Tuesday, February 22, 2011

The Lady Hermit (1971), starring Cheng Pei-pei, Shih Szu, Lo Lieh and Wang Hsia. Directed by Ho Meng-hua.

(All images courtesy Celestial Pictures.)

FOR all the acting ability she showed in a variety of parts through the twenty-three pictures she did for Shaw Brothers, Cheng Pei-pei is best known for her wuxia movies, or, rather, one wuxia movie: Come Drink with Me. While opinions vary over King Hu's film (even its status as a classic), most agree her star turn as Golden Swallow is the model for the character of a strong swordswoman that Hong Kong screenwriters were inspired to copy (if not better) in future wuxias at Shaw and other studios. The way the Shaw experience went down, not one wuxia after CDwM could duplicate its success, including Golden Swallow, the sequel directed by Chang Cheh. Even the prescence of Pei-pei in these follow-ups didn't guarantee a good picture, demonstrating how much the arrangement of the young woman under the guidance of director Hu was one of those "blue moon" occurrences.

The Lady Hermit is among those select few Shaw wuxias that came close to the level of quality found in CDwM. While not as moody or "trippy", after energetic fighting scenes and a "love triangle" subplot, TLH is best remembered for Pei-pei working with the woman who'd try to replace her as Shaw's wuxia queen, Shih Szu.

Three years prior to the events depicted in TLH, the sword-wielding heroine known as Lady Hermit (Cheng Pei-pei) disappeared shortly after fighting the self-proclaimed Number One bad ass of the martial arts world, Black Demon (Wang Hsieh), who wounded her in the abdomen with his "Shadowless Claw" technique. As it turns out, Yeng Yushuang (her real name) has spent that time laying low in the town of Dungan, recovering from the injury while working at Da Am Security Service as a maid for Chief Wang (Fang Mien).

Arriving in town one day is Ciu Ping (Shih Szu), a young lady who knows how to handle a whip as well as she can a sword; she has come to visit her uncle Wang as she searches for LH in hopes of getting her as a sifu. When Ping mentions rumors that LH is in the nearby town of Baijiang, Wang arranges a ride there for her with a shipment driven by Chang-chung (Lo Lieh), a good-looking escort she develops a crush on. Once in Baijiang, she finds out LH is supposedly in Chung Kuei Temple, where the townspeople go to buy charms from her as protection from ghosts that are currently on a nightly murder spree. Ping is skeptical about the whole situation, and not long after she realizes the "ghosts" are flesh and blood, she and Chang-chung enter the temple, discovering this LH is a phony Black Demon is using to lure the real one into a trap. As LH eventually shows up to eliminate the imposter and rescue Ping and Chang-chung, the moment the two hear LH's voice, they realize the mystery woman is Yushuang.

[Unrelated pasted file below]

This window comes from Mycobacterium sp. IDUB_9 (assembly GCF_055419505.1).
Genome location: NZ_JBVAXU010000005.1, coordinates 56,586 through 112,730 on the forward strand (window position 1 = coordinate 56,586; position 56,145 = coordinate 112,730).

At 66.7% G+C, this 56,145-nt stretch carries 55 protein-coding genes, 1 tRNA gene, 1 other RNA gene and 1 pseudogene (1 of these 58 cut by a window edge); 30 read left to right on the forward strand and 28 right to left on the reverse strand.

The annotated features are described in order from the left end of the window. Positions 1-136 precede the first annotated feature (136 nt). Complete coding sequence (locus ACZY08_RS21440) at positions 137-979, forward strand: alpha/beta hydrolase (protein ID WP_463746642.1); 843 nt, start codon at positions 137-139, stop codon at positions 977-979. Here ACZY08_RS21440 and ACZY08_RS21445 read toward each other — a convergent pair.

With Yushuang's cover blown, she abruptly leaves the security service; Ping quickly finds her on the road and begs Yushuang to teach her kung fu. United by their common hatred of Black Demon, Yushuang agrees, and as they refurbish an abandoned house for shelter, Yushuang trains Ping, including showing her the "Flying Tiger" style, a countermove to the "Shadowless Claws" where (basically) landing on one's feet like a cat after after being thrown by an opponent may help one to gain the upper hand.

As several weeks pass by, Ping's attraction to Chang-chung has increased since she began teaching him the martial arts she's learned from Yushuang, but what Ping doesn't know is he's had feelings for Yushuang since she was working at the security service. In turn, Yushuang cares just as much for him, but she can't think about romance until she deals with Black Demon. However, when Chang-chung suddenly arrives at the hideout in a mutilated state after barely escaping from Black Demon's men at the security service (because of his ties to LH, they have slain Wang and burned the business to the ground), Yushuang helps him to recover while Ping is away collecting ingredients for some medicine, and in the process, she lets her guard down for him...a little.

When Ping comes back from a month's worth of gathering, she sees the two of them together, and jealousy clouds her mind in a hurry. Twenty-four hours later, her perceptions haven't changed, and on an impulse, she decides to handle the messy affair of killing Black Demon herself. Despite Yushuang's assertion she isn't ready, Ping rushes off to get him anyway. With Yushuang and Chang-chung trailing not too far behind, Ping defies the odds by overcoming all barriers along the way before finally arriving at Black Demon's head-quarters. Bottom line: if Ping can't stop him, can Lady Hermit (lingering injury and all) be there in time to save her and be able to deal with Black Demon on her own?

What immediately stands out about TLH is the superb cinematography by Lin Kuo Chiang, Li Yu Tang and Tsao Wei Chi. After King Hu's movies, such attention to the slightest of visual details is typical of director Meng-hua's best films, and TLH is no exception. Every last shot taken seems to have been given some significant thinking through, from the lighting to camera setups. In conjunction with Chang Hsing Lung's marvelous editing, every scene, whether a quiet one or full of swordplay and arterial spray, benefits from the craftsmanship of these talented guys. For the era, this is one of the best looking "old school" wuxias ever.

Yeh I-Fang's screenplay for TLH wisely reinforces the "less is more" argument with straightforward storytelling without a lot of psychology. (I imagine his version of Crouching Tiger, Hidden Dragon would be called "Tiger and Dragon", for a start.) He keeps the action and Black Demon off at strategic intervals in order to focus more on the sisterly bond between Ping and Yushuang, which is only threatened when Chang-chung (innocently) enters the scenario. As sufficiently developed the low-key soap opera is, the looming prescence of Black Demon should've been emphasized more. As it is now, he comes off as just a big bully. Further, if anyone attempted to bring an end to his reign of terror in the past, no previous contenders are mentioned; this implies only LH (Ping comes later) has stood up to him, which is pushing the limits of all plausability. (Possibly, a more physically imposing actor other than Wang Hsieh could've been cast, but this would've solved only half the problem.)